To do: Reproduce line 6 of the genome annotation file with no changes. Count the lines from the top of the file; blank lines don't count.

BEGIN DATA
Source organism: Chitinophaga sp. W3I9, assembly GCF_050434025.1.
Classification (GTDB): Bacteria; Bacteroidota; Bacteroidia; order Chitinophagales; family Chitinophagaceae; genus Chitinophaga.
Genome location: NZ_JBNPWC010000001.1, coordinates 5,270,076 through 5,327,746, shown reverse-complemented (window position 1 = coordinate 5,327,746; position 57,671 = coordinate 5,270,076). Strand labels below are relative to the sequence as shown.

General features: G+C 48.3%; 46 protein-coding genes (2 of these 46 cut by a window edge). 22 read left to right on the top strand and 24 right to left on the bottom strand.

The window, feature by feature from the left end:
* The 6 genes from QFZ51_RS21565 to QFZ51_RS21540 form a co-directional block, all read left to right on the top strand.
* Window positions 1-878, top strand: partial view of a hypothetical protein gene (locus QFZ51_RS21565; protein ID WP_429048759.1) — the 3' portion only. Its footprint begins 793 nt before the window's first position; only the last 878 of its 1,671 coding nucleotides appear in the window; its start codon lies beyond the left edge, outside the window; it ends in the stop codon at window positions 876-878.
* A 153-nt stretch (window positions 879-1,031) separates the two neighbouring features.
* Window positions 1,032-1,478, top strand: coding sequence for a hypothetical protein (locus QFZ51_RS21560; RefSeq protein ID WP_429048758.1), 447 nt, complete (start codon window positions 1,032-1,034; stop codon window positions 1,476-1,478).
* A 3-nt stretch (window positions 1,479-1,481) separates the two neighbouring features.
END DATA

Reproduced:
* The 6 genes from QFZ51_RS21565 to QFZ51_RS21540 form a co-directional block, all read left to right on the top strand.